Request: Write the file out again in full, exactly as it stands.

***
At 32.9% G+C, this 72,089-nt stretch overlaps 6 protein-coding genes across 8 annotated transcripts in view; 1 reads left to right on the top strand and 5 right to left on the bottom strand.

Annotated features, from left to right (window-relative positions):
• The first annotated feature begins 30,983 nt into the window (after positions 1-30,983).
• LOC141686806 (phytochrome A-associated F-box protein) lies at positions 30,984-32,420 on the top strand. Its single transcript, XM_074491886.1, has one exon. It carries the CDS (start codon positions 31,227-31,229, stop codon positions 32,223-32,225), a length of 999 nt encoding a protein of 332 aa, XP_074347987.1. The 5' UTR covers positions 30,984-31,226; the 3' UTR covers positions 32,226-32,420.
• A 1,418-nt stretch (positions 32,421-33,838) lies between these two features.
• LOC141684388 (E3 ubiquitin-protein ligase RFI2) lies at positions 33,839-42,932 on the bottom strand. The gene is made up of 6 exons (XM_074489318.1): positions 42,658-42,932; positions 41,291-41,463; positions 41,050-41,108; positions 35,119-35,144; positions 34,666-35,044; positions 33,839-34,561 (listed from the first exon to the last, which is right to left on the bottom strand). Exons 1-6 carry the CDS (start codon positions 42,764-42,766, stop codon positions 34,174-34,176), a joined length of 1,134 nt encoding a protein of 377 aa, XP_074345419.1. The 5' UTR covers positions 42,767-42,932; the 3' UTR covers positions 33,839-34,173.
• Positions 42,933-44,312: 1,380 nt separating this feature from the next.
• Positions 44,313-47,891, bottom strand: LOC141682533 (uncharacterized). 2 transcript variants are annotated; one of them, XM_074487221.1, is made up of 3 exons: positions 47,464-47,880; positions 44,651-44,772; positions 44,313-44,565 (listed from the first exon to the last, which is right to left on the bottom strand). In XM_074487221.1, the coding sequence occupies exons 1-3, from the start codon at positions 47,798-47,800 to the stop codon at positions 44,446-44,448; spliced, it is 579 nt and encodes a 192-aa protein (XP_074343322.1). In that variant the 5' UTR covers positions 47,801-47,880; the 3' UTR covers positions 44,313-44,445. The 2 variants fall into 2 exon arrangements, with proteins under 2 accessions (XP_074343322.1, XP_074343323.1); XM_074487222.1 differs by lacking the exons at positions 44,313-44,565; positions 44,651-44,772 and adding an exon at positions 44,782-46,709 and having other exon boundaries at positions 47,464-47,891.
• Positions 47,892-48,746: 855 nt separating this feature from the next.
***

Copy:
At 32.9% G+C, this 72,089-nt stretch overlaps 6 protein-coding genes across 8 annotated transcripts in view; 1 reads left to right on the top strand and 5 right to left on the bottom strand.

Annotated features, from left to right (window-relative positions):
• The first annotated feature begins 30,983 nt into the window (after positions 1-30,983).
• LOC141686806 (phytochrome A-associated F-box protein) lies at positions 30,984-32,420 on the top strand. Its single transcript, XM_074491886.1, has one exon. It carries the CDS (start codon positions 31,227-31,229, stop codon positions 32,223-32,225), a length of 999 nt encoding a protein of 332 aa, XP_074347987.1. The 5' UTR covers positions 30,984-31,226; the 3' UTR covers positions 32,226-32,420.
• A 1,418-nt stretch (positions 32,421-33,838) lies between these two features.
• LOC141684388 (E3 ubiquitin-protein ligase RFI2) lies at positions 33,839-42,932 on the bottom strand. The gene is made up of 6 exons (XM_074489318.1): positions 42,658-42,932; positions 41,291-41,463; positions 41,050-41,108; positions 35,119-35,144; positions 34,666-35,044; positions 33,839-34,561 (listed from the first exon to the last, which is right to left on the bottom strand). Exons 1-6 carry the CDS (start codon positions 42,764-42,766, stop codon positions 34,174-34,176), a joined length of 1,134 nt encoding a protein of 377 aa, XP_074345419.1. The 5' UTR covers positions 42,767-42,932; the 3' UTR covers positions 33,839-34,173.
• Positions 42,933-44,312: 1,380 nt separating this feature from the next.
• Positions 44,313-47,891, bottom strand: LOC141682533 (uncharacterized). 2 transcript variants are annotated; one of them, XM_074487221.1, is made up of 3 exons: positions 47,464-47,880; positions 44,651-44,772; positions 44,313-44,565 (listed from the first exon to the last, which is right to left on the bottom strand). In XM_074487221.1, the coding sequence occupies exons 1-3, from the start codon at positions 47,798-47,800 to the stop codon at positions 44,446-44,448; spliced, it is 579 nt and encodes a 192-aa protein (XP_074343322.1). In that variant the 5' UTR covers positions 47,801-47,880; the 3' UTR covers positions 44,313-44,445. The 2 variants fall into 2 exon arrangements, with proteins under 2 accessions (XP_074343322.1, XP_074343323.1); XM_074487222.1 differs by lacking the exons at positions 44,313-44,565; positions 44,651-44,772 and adding an exon at positions 44,782-46,709 and having other exon boundaries at positions 47,464-47,891.
• Positions 47,892-48,746: 855 nt separating this feature from the next.